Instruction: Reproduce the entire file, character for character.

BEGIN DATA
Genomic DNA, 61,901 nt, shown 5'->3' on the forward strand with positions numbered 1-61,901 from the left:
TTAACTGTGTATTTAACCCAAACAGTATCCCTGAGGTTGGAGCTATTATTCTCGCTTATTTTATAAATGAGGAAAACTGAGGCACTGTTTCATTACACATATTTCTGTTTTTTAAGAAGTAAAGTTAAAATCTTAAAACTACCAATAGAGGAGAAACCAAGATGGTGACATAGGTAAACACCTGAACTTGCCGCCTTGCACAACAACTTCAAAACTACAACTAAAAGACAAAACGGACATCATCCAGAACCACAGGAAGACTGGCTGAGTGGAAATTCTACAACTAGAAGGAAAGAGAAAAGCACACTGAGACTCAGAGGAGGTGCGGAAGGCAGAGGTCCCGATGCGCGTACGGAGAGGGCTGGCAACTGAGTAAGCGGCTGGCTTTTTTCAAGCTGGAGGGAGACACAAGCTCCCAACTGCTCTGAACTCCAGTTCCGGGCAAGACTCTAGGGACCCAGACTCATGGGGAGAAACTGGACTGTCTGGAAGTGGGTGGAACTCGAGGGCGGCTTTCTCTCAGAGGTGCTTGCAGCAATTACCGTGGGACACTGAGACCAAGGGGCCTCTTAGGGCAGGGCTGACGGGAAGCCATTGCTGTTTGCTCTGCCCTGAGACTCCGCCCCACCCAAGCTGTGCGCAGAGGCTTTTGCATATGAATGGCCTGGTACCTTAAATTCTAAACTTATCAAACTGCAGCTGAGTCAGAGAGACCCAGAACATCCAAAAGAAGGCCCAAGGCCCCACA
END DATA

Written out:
Genomic DNA, 61,901 nt, shown 5'->3' on the forward strand with positions numbered 1-61,901 from the left:
TTAACTGTGTATTTAACCCAAACAGTATCCCTGAGGTTGGAGCTATTATTCTCGCTTATTTTATAAATGAGGAAAACTGAGGCACTGTTTCATTACACATATTTCTGTTTTTTAAGAAGTAAAGTTAAAATCTTAAAACTACCAATAGAGGAGAAACCAAGATGGTGACATAGGTAAACACCTGAACTTGCCGCCTTGCACAACAACTTCAAAACTACAACTAAAAGACAAAACGGACATCATCCAGAACCACAGGAAGACTGGCTGAGTGGAAATTCTACAACTAGAAGGAAAGAGAAAAGCACACTGAGACTCAGAGGAGGTGCGGAAGGCAGAGGTCCCGATGCGCGTACGGAGAGGGCTGGCAACTGAGTAAGCGGCTGGCTTTTTTCAAGCTGGAGGGAGACACAAGCTCCCAACTGCTCTGAACTCCAGTTCCGGGCAAGACTCTAGGGACCCAGACTCATGGGGAGAAACTGGACTGTCTGGAAGTGGGTGGAACTCGAGGGCGGCTTTCTCTCAGAGGTGCTTGCAGCAATTACCGTGGGACACTGAGACCAAGGGGCCTCTTAGGGCAGGGCTGACGGGAAGCCATTGCTGTTTGCTCTGCCCTGAGACTCCGCCCCACCCAAGCTGTGCGCAGAGGCTTTTGCATATGAATGGCCTGGTACCTTAAATTCTAAACTTATCAAACTGCAGCTGAGTCAGAGAGACCCAGAACATCCAAAAGAAGGCCCAAGGCCCCACA